Before I start today’s blog, I just wanted to say thank you to the many readers who read and responded (and “Liked”) yesterday’s blog entry. It was really gratifying to see that others responded to what I was trying to express. Thanks again, everyone!
Today, I just want to take a moment to talk about what makes writing (this blog & creative writing) so much fun for me. And it comes down to a simple quote that was attributed to Thomas Edison, an American inventor who, famously, invented the light bulb. I basically follow this particular formula for every major project that I work on.
This is my favorite part of the writing process. For me, getting that initial idea is one of the best feelings that I can experience. When I’m figuring out plot, characters, themes, emotions, and the story world is both invigorating and fun all at the same time. I love coming up with ideas in my writing and I love seeing how wild and outlandish I push the concepts that I write. For example, in 20s I used want to be a Role-Playing Game designer. Every summer, I would sit outside in the scorching 90+ degree (Fahrenheit) heat and just work on a section of the RPG that I’d come up with that year (I also did the same with short stories–this is how The Ghost and the Shadow was written). Obviously, I never did anything with these RPGs, but that wasn’t the point–I was more than happy to just work on the “cool” concepts that I’d come up with for the games. Even now, I have folder after folder of concepts that I want to create stories, novels, comics, movies, etc. from because I absolutely enjoy sitting down and coming up with the ideas and the world and all the things that make the story world so exciting. This feeling lasts (for me) all through the concept phase, the creation phase, and even into the “rough draft” phase–where I put a simple version down on paper. This even applies to blog entries–I currently have 14 “drafts” in my drafts folder in various stages of completion (more than enough to have put together enough to have put out during the previous two weeks) So, what happened, where does the writing process go “wrong” for me? That (of course) is the next phase.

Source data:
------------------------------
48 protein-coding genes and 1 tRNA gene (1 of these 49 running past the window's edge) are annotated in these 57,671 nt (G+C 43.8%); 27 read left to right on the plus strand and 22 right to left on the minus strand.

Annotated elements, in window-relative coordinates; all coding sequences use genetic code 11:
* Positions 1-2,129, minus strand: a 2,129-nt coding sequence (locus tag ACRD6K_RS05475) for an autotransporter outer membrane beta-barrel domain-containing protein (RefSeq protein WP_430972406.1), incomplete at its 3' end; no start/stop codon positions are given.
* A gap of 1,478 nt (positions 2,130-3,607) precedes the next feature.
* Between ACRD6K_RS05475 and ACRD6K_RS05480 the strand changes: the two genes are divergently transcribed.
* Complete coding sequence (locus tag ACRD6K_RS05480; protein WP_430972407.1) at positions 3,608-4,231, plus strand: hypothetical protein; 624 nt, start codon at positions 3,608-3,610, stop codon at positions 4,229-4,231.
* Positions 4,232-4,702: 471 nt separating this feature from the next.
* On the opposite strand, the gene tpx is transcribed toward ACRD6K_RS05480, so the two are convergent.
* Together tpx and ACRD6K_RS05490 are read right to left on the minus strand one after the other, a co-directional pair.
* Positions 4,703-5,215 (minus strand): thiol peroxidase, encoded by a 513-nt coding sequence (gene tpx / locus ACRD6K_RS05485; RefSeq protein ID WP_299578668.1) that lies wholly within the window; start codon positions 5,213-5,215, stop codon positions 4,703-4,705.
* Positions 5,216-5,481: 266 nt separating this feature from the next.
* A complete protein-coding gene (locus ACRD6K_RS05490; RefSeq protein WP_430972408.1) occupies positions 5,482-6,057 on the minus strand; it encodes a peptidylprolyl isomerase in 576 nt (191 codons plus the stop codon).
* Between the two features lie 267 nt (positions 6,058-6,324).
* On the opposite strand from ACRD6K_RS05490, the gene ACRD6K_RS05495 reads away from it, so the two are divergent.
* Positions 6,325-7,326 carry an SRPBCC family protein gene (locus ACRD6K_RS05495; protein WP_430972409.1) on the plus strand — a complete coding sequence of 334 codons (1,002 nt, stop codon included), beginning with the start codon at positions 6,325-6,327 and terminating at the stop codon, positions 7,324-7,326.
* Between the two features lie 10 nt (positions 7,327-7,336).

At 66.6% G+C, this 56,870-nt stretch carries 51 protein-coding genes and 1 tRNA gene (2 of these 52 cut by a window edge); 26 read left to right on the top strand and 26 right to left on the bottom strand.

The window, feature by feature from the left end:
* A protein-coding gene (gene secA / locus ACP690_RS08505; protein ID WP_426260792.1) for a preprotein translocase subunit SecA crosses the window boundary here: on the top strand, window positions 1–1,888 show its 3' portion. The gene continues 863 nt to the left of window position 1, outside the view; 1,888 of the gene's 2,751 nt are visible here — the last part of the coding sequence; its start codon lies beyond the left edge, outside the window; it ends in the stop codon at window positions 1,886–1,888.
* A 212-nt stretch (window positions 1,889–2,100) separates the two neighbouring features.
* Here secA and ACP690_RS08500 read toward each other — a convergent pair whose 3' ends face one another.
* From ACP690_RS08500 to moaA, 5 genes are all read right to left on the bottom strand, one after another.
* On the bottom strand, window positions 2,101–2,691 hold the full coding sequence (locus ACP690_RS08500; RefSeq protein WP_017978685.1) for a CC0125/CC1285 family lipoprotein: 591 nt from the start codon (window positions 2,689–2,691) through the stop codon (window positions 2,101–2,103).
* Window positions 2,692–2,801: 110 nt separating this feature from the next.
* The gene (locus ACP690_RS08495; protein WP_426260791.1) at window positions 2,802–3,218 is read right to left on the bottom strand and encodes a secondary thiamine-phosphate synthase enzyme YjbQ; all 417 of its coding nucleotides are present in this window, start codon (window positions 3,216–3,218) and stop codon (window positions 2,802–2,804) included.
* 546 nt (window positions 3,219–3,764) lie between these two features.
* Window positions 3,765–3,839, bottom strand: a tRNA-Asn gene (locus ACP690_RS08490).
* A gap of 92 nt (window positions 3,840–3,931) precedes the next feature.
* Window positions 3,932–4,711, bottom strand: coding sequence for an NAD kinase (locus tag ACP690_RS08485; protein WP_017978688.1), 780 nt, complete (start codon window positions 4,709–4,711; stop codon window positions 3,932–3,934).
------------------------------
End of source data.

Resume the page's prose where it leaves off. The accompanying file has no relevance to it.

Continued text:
Okay, once I get to this stage, the enjoyment of the project wears off quite a bit. I guess, for me, its because at this stage that I realize that the project is never going to reach the actual “potential” that I have in my mind for it. No, that’s not true. Reflecting back, I think that it is more that now I have to continually “shape” the work in order to get it to match the potential that I think it had when I created it and I that “refinement” process isn’t nearly as easy and as “fun” as it was during the inspiration phase. In the inspiration phase, ideas seem to flow, like water from a fountain, and my pen/pencil, or my computer can barely move fast enough to get the ideas out. However, once we move to the perspiration phase, then its really like work, trying to “dig” ideas out and get them to work correctly. For the most part, I push though this phase, but it is hard. This one isn’t nearly as fun nor as enervating as the inspiration phase. For example, Dragonhawk was based on a book cover that I’d had since childhood and I had the idea for ages. However, I did a lot of work for that story: I wrote multiple outlines for it, I “built” it from the ground up (sentences to paragraphs to sections, meaning that the outlines went from bare sentences, to more elaborate paragraphs, to still more elaborate sections), I wrote character sketches for the two main protagonists, I revised it heavily to get its word count down, I stuck with it even when there were sections that didn’t seem to be working well and fixed those before sending it out, etc. (all which speaks to the quality discussion of yesterday’s blog). I remain convinced that it is the only story that I’ve ever had accepted on the 1st try because of the work that I put into making it into the story that I’d envisioned in the inspiration phase (and tangentially because I actually took the time to write out my characters and created a character sketch for them). This happens in my blogs as well–I don’t just treat these like “tweets” and quickly throw them up on the site just to get them done, but craft them like mini-essays. While necessary in order to get anything done and not be a “dreamer” like I was in the days of my (many) failed RPGs, this phase is simply work and isn’t as much fun as the other phase.